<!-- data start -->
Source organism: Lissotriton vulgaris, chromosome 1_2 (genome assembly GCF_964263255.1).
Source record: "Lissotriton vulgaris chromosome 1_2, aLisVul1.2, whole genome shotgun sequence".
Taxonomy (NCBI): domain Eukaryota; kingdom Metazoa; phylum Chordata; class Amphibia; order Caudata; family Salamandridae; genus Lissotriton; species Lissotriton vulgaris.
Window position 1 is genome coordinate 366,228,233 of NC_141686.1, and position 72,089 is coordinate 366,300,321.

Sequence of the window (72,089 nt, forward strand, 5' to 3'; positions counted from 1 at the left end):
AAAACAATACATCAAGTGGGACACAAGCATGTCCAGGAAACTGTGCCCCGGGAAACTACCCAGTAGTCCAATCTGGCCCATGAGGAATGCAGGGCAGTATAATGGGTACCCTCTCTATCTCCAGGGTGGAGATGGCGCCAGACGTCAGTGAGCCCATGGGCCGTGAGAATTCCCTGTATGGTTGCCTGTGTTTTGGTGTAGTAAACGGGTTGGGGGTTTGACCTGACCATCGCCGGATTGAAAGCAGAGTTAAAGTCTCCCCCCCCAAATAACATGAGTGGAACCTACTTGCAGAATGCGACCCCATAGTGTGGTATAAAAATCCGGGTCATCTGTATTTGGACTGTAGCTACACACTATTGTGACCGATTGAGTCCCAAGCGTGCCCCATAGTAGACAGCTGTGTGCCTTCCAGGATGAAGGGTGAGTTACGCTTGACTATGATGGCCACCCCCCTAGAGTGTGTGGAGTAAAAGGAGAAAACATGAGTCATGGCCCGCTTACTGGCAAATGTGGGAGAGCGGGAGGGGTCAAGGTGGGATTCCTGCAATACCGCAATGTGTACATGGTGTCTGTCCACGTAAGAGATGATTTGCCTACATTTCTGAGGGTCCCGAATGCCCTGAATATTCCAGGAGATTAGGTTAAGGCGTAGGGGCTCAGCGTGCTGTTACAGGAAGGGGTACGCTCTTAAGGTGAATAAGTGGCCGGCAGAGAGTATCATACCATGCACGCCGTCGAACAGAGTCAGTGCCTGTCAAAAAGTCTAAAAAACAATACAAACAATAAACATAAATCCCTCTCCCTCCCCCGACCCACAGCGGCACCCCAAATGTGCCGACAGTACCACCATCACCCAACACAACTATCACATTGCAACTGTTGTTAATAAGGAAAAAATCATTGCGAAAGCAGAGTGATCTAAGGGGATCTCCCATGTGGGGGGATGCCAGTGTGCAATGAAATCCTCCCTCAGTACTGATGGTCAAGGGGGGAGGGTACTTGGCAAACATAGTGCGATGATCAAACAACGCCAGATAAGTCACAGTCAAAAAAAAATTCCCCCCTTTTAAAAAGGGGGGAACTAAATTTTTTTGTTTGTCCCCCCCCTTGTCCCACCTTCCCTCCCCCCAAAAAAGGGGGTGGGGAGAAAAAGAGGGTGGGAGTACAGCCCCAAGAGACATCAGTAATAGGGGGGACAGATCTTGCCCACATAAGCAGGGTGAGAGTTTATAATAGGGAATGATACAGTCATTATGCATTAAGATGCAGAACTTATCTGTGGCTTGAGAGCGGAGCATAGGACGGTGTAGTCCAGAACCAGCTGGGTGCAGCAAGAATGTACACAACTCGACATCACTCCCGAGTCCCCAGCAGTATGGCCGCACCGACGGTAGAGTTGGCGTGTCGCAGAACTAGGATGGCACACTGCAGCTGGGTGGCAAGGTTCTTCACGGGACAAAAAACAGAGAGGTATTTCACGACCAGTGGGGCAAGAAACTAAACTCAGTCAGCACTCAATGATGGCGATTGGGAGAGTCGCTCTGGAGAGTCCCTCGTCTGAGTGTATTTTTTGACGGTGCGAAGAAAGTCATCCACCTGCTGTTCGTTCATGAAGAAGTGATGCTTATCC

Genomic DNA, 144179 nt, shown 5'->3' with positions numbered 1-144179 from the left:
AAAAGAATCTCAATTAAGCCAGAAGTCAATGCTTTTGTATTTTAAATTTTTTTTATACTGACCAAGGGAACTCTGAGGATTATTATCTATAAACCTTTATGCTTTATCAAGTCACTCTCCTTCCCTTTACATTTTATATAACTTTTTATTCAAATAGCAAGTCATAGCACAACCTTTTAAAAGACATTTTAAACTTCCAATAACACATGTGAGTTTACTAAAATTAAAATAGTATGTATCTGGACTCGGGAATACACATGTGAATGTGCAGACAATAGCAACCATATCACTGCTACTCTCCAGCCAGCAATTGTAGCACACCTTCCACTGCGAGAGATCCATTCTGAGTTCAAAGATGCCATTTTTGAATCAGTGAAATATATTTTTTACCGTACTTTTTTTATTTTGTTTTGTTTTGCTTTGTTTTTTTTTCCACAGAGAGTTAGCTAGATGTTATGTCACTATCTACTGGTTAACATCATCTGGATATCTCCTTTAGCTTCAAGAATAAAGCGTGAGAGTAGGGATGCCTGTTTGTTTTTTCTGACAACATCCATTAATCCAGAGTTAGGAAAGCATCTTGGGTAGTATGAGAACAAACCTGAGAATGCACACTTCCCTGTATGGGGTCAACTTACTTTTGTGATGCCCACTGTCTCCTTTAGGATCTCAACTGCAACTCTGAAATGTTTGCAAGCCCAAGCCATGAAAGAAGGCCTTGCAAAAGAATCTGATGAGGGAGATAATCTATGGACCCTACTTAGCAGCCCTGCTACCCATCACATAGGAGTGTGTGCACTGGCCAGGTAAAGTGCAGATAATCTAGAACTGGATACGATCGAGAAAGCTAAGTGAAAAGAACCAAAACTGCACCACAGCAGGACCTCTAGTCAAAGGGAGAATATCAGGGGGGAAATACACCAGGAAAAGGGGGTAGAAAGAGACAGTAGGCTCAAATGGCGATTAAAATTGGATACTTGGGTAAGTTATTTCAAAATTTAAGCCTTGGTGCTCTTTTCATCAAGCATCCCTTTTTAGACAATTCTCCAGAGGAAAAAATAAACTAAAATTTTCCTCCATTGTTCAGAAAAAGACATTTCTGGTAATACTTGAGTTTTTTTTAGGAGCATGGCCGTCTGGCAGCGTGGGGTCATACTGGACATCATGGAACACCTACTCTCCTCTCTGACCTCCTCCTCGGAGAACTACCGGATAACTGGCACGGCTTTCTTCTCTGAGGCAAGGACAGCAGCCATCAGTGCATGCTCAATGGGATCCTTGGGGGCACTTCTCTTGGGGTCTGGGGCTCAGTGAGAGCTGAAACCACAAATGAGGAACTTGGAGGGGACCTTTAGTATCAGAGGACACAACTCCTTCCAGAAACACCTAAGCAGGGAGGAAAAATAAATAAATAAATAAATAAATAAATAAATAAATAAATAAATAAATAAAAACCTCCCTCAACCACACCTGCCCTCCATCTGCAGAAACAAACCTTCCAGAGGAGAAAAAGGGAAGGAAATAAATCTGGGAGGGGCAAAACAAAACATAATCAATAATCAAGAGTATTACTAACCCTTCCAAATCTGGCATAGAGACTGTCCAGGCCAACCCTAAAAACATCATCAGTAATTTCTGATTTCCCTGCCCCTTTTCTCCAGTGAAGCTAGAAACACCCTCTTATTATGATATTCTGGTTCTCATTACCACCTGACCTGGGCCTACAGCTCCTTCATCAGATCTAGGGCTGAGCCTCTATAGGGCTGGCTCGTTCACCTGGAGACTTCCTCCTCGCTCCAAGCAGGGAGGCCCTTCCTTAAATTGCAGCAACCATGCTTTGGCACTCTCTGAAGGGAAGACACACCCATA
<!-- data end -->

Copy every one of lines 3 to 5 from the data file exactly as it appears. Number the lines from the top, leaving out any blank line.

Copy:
Taxonomy (NCBI): domain Eukaryota; kingdom Metazoa; phylum Chordata; class Amphibia; order Caudata; family Salamandridae; genus Lissotriton; species Lissotriton vulgaris.
Window position 1 is genome coordinate 366,228,233 of NC_141686.1, and position 72,089 is coordinate 366,300,321.

Sequence of the window (72,089 nt, forward strand, 5' to 3'; positions counted from 1 at the left end):